3!=3×2×1=6   {ABC, ACB, BAC, BCA, CAB, CBA}

In the languagecombinatorics, this is called counting the permutations of a set. A simple case is shown in F2coin, where a tree diagram verifies the outcome of two coins represents four different possible messages. This corresponds exactly[8] to writing the first four non-negative integers in base 2:  .

Click "Expand" in the box shown below for more help with understanding why Eq. 1 is true.

Making 3!=6 strings from the set {A,B,C}

Consider the case, n=3, and let the three letters be,  . Our goal is to verify that there are   different permutations, using Figure 1. This figure is type of decision tree. To count the number of possible permutations, we count the number of choices made at each decision and apply the rule of product. A more complete discussion on how and when to apply this rule, visit:

  1. The first selection can be any of the 3 objects (A, B, or C). This yields n choices.
  2. The second selection can be any of the 2 objects (you can't select the same letter twice.). This yields 2 choices.
  3. There is no option regarding the third letter (having selected two letters, you must select the one not yet selected. This yields 1 choices.

After taking the product of the number of choices, that there are 3×2×1 = 6 ways to permute the letters A, B, and C

F24per: The 4!=24 permutations of ABCD.

Combinations edit

Eperm establishes that   permutations (or different strings) of length   can occur of each character is unique. Here we relax the uniqueness constraint. This leads to the counting of combinations if only two characters are involved. If three or more characters are used, it is necessary to use the closely related binomial coefficient to count the number of possible strings. In both cases it is necessary to specify how many times each character appears in the string.

bins versus strings edit
FcomTree: 5-take-3 tree diagram

Fbinstr permits us to connect two key interpretations of the combination known as 5-choose-3.

  1. The placement of 5 distinct objects (1,2,3,4,and 5) into two bins, with three objects in the "C" bin and two in the "R" bin.
  2. The creation of strings using only the letters, with "C" used thrice and "R" used twice.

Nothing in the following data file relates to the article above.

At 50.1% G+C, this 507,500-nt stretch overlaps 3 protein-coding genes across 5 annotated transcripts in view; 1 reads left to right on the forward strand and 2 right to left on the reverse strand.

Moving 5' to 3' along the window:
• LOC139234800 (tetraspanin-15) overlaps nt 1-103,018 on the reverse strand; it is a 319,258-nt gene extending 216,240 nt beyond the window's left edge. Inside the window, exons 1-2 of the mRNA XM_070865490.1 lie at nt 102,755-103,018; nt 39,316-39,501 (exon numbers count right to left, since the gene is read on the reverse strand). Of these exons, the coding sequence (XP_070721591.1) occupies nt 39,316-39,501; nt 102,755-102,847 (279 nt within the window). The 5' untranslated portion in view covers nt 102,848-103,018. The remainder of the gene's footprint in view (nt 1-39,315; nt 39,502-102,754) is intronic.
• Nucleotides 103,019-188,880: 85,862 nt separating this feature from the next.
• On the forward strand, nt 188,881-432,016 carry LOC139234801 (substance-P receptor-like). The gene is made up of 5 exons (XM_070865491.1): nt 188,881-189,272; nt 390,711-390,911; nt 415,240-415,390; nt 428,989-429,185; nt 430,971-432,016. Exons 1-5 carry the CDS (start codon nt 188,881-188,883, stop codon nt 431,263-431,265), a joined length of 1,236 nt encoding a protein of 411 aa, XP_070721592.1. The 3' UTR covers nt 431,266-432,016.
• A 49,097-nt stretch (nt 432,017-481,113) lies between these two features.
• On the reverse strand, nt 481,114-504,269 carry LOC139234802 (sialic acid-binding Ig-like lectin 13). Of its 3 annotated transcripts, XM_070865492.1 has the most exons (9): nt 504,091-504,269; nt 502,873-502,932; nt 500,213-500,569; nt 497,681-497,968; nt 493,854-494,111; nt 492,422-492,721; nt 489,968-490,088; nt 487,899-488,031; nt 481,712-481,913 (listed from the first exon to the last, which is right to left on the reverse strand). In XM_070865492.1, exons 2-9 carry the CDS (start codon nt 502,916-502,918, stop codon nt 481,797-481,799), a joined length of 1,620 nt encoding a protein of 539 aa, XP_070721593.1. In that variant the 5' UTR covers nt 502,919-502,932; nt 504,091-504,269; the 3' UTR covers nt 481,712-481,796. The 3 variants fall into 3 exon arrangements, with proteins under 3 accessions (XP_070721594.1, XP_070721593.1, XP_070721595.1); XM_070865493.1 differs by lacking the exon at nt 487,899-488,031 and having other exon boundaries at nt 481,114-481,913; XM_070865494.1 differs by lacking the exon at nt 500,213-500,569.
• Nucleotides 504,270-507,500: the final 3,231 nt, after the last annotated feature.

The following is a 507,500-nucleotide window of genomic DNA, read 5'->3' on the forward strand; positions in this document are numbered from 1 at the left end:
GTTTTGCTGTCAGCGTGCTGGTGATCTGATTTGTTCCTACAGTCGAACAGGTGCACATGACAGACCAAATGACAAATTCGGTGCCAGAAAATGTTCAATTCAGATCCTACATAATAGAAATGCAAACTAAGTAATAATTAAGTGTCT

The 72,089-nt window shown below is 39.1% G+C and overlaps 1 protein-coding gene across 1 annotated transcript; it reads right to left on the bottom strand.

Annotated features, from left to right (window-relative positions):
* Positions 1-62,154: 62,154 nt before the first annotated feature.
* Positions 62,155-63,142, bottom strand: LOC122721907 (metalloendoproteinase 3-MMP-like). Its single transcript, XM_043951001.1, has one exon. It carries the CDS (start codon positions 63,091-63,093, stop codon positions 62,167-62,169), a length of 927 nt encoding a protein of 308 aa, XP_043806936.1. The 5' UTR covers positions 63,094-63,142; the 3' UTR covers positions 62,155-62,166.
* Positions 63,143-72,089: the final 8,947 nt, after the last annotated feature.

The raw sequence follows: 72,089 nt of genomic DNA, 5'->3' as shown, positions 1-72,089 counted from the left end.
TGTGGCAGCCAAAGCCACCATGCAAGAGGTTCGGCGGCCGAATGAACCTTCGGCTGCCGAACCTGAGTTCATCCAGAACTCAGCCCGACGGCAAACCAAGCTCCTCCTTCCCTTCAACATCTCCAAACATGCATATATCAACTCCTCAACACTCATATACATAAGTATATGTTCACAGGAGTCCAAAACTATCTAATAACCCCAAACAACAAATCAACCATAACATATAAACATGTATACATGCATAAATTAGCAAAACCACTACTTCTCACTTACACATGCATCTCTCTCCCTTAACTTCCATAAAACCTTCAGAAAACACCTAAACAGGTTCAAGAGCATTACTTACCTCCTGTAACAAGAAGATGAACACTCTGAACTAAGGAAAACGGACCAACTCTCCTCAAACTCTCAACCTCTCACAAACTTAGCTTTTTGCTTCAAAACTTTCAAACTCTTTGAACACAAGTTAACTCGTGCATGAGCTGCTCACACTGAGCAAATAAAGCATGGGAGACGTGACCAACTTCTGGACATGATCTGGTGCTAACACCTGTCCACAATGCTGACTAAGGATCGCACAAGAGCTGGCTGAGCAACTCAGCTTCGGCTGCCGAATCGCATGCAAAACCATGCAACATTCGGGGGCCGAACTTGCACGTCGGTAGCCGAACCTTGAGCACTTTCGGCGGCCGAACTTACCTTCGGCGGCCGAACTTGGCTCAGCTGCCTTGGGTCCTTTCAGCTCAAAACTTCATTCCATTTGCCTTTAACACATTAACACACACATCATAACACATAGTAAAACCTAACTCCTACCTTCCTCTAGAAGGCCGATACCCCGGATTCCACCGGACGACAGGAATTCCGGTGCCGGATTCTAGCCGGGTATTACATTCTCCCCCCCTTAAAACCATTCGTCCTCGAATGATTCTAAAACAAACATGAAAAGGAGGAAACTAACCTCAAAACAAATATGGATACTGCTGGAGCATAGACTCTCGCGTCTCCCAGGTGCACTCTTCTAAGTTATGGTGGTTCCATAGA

There are 10 distinct ways to select three integers for the "C" bin: {1,2,3}, {1,2,4}, {1,2,5}, {1,3,5}, {1,3,4}, {1,4,5}, {2,3,4}, {2,3,5}, {2,4,5}, and {3,4,5}. It is important to know that these bins are actually sets, where the order in which elements are listed is not important. For example, {1,2,3} and {2,1,3} represents only one way to choose 3 from 5 objects.

The strings are generated attaching bin labels ("R" or "C") to all the integers, while always listing them in the same order. The 10 strings associated with 5-choose-3 are: CCCRR, CCRCR, CCRRC, CRCRC, CRCCR, CRRCC, RCCCR, RCCRC,RCRCC, and RRCCC.

Combinations edit

a F2coin

Tree diagram for spelling words with 3 "C"s and 2 "R"s at FcomTree It is possible to rigorously prove that xxx establishes that there exactly 10 strings can be constructed. For example, at the   and   levels the next letter can be either "C" or "R". But when the   is encountered, it is not possible to select "R" after RR has been selected. Hence the number of nodes for   does not increase as 2.4.8, but instead 2.4.7 Working definition of 5-choose-3


bring up the tree diagram for 5 take 3 and explain why a tree diagram seems useless
introduce the huge tree diagram for 5 take 3 at file:5-choose-3 tree proof.svg
add abstract that explains this turn of events.  Try and tie in to information theory, distintion between pure and applied mathematics, noting that proofs can be informal in applied math

Huge tree diagram edit


Temporary equation and figure links edit

Use to test links to equations and figures
{Lorem ipsum|5}}|}
Tables edit
  1. Ttrig File:Tabela de Relações Trigonométricas.PNG
Figures edit
  1. Fbinstr File:Combinations_bins_versus_strings.svgconnects 134 to crccr
  2. F6per File:3-el permutation counting decisions.svg The 3!=6 permutations of ABC.
  3. F24per File:4-el permutation counting decisions.svg The 4!=24 permutations of ABCD.
  4. Fascii [[:File:Printable ASCII characters.svg]File:Printable ASCII characters.svg] Printable ASCII characters
  5. FcomTree File:5-choose-3 product rule.svg 5-take-3 tree diagram
  6. FC53big File:5-choose-3 tree proof.svg File:5-choose-3_tre

File:5-choose-3 product rule.svg

Equations edit
  1. Estera:    
  2. Esterb:    

What is this template?

Footnotes and contents edit

  1. w:special:permalink/1061913371
  2. For example   seems to suggest that  .
  3. As explained in w:Equality (mathematics), "distinct" means 'not the same'. For example, it is customary to list each element of a set only once, i.e. in a fashion so that each element is distinct
  4. more than sufficient by a wide margin:  
  5. See Special:Permalink/2369340#Labeling_every_proton_in_the_universe
  6. In set theory it is customary to list each element of a set only once. The elements of a set listed in this way is an example of a collection of "distinct" objects.
  7. If include empty space as a character an entire paragraph can be considered to be a string
  8. The only difference between the sets {HH,HT,TH,TT} and {00,01,10,11} is the choice of "letters". One uses {H,T} and the other {0,1}.

scrapbook edit

Let "strings" of length   created from an "alphabet" consisting of   characters if each is used exactly one time?

Adding one more letter will significantly increase the number of possible permutations, from 6 permutations for ABC, to 24 permutations for ABCD, as shown in F24per. As   the growth   is more rapid than exponential.